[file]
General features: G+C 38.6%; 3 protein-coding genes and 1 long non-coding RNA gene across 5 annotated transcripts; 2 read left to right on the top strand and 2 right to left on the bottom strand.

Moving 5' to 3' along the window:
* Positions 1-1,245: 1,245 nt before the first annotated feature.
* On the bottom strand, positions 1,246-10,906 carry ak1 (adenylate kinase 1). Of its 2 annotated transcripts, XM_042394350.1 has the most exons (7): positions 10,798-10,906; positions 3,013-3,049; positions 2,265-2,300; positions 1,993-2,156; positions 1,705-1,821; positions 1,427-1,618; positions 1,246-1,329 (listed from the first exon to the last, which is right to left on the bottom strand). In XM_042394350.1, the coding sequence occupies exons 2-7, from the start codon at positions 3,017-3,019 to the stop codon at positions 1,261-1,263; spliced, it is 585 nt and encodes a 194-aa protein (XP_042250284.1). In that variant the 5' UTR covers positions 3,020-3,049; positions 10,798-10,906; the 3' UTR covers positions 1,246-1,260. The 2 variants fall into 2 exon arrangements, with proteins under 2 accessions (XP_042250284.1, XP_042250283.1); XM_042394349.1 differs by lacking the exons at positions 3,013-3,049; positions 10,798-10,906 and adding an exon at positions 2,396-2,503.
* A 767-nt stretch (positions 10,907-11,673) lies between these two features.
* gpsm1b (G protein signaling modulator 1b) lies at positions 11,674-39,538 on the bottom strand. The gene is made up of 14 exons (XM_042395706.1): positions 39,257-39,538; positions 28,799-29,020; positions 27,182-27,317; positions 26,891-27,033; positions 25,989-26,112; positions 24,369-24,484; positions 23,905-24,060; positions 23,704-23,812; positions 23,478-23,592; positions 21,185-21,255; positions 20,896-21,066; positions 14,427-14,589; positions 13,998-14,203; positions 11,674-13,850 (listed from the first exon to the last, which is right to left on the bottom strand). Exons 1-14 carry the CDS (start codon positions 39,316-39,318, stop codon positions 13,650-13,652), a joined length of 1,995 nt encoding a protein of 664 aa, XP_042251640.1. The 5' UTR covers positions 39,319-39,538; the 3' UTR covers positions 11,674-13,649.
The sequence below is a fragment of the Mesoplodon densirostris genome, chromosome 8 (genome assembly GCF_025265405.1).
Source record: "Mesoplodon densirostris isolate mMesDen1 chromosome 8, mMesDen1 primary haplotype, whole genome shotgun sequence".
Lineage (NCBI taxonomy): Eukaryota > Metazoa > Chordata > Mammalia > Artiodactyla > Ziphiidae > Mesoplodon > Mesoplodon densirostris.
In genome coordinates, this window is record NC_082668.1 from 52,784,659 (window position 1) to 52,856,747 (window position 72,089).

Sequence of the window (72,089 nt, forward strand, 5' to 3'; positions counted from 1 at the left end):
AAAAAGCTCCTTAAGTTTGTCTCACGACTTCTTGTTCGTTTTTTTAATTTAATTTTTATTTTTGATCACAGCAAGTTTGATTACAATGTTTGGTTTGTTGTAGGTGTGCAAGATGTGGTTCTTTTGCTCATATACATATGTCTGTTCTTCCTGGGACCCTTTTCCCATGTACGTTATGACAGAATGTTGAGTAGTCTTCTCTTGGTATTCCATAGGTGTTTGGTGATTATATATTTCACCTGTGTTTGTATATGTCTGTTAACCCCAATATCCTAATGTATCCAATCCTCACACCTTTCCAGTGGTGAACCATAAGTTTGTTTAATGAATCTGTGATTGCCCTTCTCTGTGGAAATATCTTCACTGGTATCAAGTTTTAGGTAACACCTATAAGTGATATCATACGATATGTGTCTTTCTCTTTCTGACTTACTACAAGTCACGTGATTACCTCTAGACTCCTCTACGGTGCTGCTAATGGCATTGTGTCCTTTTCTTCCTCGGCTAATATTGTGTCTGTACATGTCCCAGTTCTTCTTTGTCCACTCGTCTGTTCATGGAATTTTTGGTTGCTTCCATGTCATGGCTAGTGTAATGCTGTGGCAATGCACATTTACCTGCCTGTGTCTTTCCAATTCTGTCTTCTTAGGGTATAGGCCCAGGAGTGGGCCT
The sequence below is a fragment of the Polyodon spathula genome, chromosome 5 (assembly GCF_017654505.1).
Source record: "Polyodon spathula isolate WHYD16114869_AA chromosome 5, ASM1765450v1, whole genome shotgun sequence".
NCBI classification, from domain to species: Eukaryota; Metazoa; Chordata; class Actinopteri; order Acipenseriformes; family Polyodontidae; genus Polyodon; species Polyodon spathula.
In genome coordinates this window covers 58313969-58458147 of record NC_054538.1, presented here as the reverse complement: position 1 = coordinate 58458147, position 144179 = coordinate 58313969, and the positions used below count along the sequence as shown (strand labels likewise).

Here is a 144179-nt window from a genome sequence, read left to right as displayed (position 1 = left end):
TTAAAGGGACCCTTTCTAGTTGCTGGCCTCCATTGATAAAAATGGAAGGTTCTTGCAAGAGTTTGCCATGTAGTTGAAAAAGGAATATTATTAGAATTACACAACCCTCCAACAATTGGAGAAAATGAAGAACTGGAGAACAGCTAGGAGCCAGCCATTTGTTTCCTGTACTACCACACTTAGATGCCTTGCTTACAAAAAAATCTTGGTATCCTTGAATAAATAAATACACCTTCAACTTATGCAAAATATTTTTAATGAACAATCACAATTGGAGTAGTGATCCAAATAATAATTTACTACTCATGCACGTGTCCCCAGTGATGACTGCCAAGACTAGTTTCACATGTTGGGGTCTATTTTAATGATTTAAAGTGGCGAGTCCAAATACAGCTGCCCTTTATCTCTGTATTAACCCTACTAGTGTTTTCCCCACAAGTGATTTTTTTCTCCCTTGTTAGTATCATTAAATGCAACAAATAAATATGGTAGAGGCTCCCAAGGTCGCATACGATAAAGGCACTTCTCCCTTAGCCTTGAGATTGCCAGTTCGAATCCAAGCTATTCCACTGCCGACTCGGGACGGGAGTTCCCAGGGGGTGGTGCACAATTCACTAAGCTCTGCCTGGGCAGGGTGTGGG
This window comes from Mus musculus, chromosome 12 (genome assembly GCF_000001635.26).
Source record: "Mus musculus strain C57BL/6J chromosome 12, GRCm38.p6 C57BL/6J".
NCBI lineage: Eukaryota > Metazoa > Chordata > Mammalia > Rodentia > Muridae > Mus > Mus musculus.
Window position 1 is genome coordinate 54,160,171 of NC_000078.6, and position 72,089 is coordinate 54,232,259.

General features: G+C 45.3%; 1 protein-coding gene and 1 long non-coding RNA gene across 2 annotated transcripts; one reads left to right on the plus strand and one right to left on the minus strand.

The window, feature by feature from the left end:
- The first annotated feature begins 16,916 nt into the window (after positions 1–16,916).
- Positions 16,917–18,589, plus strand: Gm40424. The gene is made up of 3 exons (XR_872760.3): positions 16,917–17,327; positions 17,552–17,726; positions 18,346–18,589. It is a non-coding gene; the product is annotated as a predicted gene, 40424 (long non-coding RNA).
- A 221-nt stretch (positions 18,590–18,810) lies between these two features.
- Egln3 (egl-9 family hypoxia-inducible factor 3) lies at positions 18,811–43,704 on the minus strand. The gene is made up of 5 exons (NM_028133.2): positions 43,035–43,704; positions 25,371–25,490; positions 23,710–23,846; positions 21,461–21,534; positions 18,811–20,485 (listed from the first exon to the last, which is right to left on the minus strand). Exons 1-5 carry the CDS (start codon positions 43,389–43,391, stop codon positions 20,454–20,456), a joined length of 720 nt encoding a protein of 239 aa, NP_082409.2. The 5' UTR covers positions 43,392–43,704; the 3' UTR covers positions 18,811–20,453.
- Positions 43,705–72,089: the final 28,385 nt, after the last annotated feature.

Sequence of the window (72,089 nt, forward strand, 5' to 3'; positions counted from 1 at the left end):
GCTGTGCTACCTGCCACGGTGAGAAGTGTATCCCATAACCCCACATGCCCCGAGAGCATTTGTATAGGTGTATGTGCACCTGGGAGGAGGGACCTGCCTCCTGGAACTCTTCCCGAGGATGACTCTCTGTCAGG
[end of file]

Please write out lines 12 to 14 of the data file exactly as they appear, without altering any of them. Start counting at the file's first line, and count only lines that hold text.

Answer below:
AAAAAGCTCCTTAAGTTTGTCTCACGACTTCTTGTTCGTTTTTTTAATTTAATTTTTATTTTTGATCACAGCAAGTTTGATTACAATGTTTGGTTTGTTGTAGGTGTGCAAGATGTGGTTCTTTTGCTCATATACATATGTCTGTTCTTCCTGGGACCCTTTTCCCATGTACGTTATGACAGAATGTTGAGTAGTCTTCTCTTGGTATTCCATAGGTGTTTGGTGATTATATATTTCACCTGTGTTTGTATATGTCTGTTAACCCCAATATCCTAATGTATCCAATCCTCACACCTTTCCAGTGGTGAACCATAAGTTTGTTTAATGAATCTGTGATTGCCCTTCTCTGTGGAAATATCTTCACTGGTATCAAGTTTTAGGTAACACCTATAAGTGATATCATACGATATGTGTCTTTCTCTTTCTGACTTACTACAAGTCACGTGATTACCTCTAGACTCCTCTACGGTGCTGCTAATGGCATTGTGTCCTTTTCTTCCTCGGCTAATATTGTGTCTGTACATGTCCCAGTTCTTCTTTGTCCACTCGTCTGTTCATGGAATTTTTGGTTGCTTCCATGTCATGGCTAGTGTAATGCTGTGGCAATGCACATTTACCTGCCTGTGTCTTTCCAATTCTGTCTTCTTAGGGTATAGGCCCAGGAGTGGGCCT
The sequence below is a fragment of the Polyodon spathula genome, chromosome 5 (assembly GCF_017654505.1).
Source record: "Polyodon spathula isolate WHYD16114869_AA chromosome 5, ASM1765450v1, whole genome shotgun sequence".